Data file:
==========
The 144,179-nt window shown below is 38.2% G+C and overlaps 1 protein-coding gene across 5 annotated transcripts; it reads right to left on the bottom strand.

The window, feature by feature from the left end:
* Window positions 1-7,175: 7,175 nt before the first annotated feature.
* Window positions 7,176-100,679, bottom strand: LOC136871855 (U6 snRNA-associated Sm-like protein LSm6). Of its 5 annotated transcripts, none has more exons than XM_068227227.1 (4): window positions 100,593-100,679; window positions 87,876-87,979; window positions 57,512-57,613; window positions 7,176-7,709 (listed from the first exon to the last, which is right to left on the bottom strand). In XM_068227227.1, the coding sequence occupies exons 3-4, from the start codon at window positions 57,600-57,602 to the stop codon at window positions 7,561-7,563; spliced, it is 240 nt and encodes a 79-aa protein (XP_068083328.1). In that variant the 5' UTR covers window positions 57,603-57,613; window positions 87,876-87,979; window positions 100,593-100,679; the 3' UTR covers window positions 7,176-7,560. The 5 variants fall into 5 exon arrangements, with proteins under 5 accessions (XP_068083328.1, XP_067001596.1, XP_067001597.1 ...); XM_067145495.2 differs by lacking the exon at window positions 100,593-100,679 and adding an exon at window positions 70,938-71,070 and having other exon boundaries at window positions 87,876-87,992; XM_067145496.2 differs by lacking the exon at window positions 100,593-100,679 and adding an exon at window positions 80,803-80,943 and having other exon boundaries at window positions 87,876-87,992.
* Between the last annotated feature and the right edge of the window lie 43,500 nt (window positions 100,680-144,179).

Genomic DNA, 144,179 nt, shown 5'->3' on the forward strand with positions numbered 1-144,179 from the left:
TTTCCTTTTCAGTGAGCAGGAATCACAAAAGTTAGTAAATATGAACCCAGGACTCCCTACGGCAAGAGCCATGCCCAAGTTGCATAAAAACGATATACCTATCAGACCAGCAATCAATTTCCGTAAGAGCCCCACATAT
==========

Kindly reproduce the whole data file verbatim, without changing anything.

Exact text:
The 144,179-nt window shown below is 38.2% G+C and overlaps 1 protein-coding gene across 5 annotated transcripts; it reads right to left on the bottom strand.

The window, feature by feature from the left end:
* Window positions 1-7,175: 7,175 nt before the first annotated feature.
* Window positions 7,176-100,679, bottom strand: LOC136871855 (U6 snRNA-associated Sm-like protein LSm6). Of its 5 annotated transcripts, none has more exons than XM_068227227.1 (4): window positions 100,593-100,679; window positions 87,876-87,979; window positions 57,512-57,613; window positions 7,176-7,709 (listed from the first exon to the last, which is right to left on the bottom strand). In XM_068227227.1, the coding sequence occupies exons 3-4, from the start codon at window positions 57,600-57,602 to the stop codon at window positions 7,561-7,563; spliced, it is 240 nt and encodes a 79-aa protein (XP_068083328.1). In that variant the 5' UTR covers window positions 57,603-57,613; window positions 87,876-87,979; window positions 100,593-100,679; the 3' UTR covers window positions 7,176-7,560. The 5 variants fall into 5 exon arrangements, with proteins under 5 accessions (XP_068083328.1, XP_067001596.1, XP_067001597.1 ...); XM_067145495.2 differs by lacking the exon at window positions 100,593-100,679 and adding an exon at window positions 70,938-71,070 and having other exon boundaries at window positions 87,876-87,992; XM_067145496.2 differs by lacking the exon at window positions 100,593-100,679 and adding an exon at window positions 80,803-80,943 and having other exon boundaries at window positions 87,876-87,992.
* Between the last annotated feature and the right edge of the window lie 43,500 nt (window positions 100,680-144,179).

Genomic DNA, 144,179 nt, shown 5'->3' on the forward strand with positions numbered 1-144,179 from the left:
TTTCCTTTTCAGTGAGCAGGAATCACAAAAGTTAGTAAATATGAACCCAGGACTCCCTACGGCAAGAGCCATGCCCAAGTTGCATAAAAACGATATACCTATCAGACCAGCAATCAATTTCCGTAAGAGCCCCACATAT